Instead of seeing cock-ups as learning opportunities and forgiving ourselves for being fragile humans trying to navigate life as best we can, we’re usually overcome with self-loathing and guilt for not being “perfect”. We might make a mistake at work, fight with our partners due to miscommunication, hate ourselves for gaining a few pounds or having the audacity to develop laughter lines or forehead creases.
Are any of us as unrelentingly unforgiving towards those we love as we are towards ourselves?
Think of the negative self-talk you may indulge in on a daily basis; would you ever say such things to a child? What kind of a person would be so harsh and cruel towards a delicate being who’s really just trying to muddle through life as best they can?
This may be a difficult concept for those who don’t have kids, but even people who aren’t raising little humans have likely had some experience with unconditional, non-judgemental love. A new puppy that craps all over the floor isn’t doing so out of malice, but because he hasn’t yet learned the rules for relieving himself outdoors. He’ll have accidents on occasion, or possibly pee on the floor if he’s scared or startled, but chances are when that happens, he isn’t going to get yelled at or hit, but will be comforted and reassured.
Unconditional Acceptance, Without Comparison to Others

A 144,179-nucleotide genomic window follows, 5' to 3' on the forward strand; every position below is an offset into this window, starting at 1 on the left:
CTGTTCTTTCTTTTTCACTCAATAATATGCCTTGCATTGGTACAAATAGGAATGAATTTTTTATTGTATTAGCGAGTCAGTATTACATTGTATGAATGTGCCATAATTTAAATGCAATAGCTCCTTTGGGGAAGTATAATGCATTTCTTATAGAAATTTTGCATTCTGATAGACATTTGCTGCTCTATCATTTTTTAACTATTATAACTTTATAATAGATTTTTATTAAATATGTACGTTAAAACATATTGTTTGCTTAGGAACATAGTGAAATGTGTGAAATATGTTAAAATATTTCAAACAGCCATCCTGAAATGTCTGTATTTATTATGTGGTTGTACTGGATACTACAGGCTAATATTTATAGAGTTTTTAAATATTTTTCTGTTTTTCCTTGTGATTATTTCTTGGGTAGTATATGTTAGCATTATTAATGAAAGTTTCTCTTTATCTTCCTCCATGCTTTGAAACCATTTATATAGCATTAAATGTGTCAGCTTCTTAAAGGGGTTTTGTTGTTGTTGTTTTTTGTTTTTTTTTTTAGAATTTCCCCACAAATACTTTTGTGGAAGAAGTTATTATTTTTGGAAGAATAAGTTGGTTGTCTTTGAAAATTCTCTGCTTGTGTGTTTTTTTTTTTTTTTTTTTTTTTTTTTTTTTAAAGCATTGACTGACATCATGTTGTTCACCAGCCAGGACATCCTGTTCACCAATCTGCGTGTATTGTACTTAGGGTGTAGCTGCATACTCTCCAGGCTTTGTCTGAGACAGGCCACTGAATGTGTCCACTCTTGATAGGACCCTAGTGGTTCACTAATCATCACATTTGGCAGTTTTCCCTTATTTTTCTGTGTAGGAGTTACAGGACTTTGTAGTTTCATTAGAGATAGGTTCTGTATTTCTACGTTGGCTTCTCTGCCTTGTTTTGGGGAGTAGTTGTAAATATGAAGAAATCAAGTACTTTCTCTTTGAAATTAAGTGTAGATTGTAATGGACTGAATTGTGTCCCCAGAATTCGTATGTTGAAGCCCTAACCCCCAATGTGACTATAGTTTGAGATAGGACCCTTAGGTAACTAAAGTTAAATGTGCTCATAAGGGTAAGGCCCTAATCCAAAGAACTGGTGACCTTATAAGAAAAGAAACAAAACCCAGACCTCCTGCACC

There is nobody in the world exactly like you, and that right there is an incredible treasure. Who you are, and what you have to offer, are utterly unique, and cannot be compared to anyone else. Ever. That’s quite a revolutionary thought in a world that is constantly comparing us to ideals others feel we “should” be striving to be like, but sorry, no. No one is any greater or lesser than anyone else, and we cannot ever compare ourselves to others. They’re not us, we’re not them.
We can occasionally be inspired by other people to take some kind of action in our own lives, but not in a way that would demean who we are or make us think that we would be happier or more successful if we were like them.
As an example, let’s say that you have always wanted to start a non-profit organization, and someone whom you admire has done something similar. By all means, look at the way that they’ve structured their approach, but don’t try to emulate them. You can appreciate their success and try to model your own business on theirs, as long as you don’t berate yourself for not following exactly in their footsteps.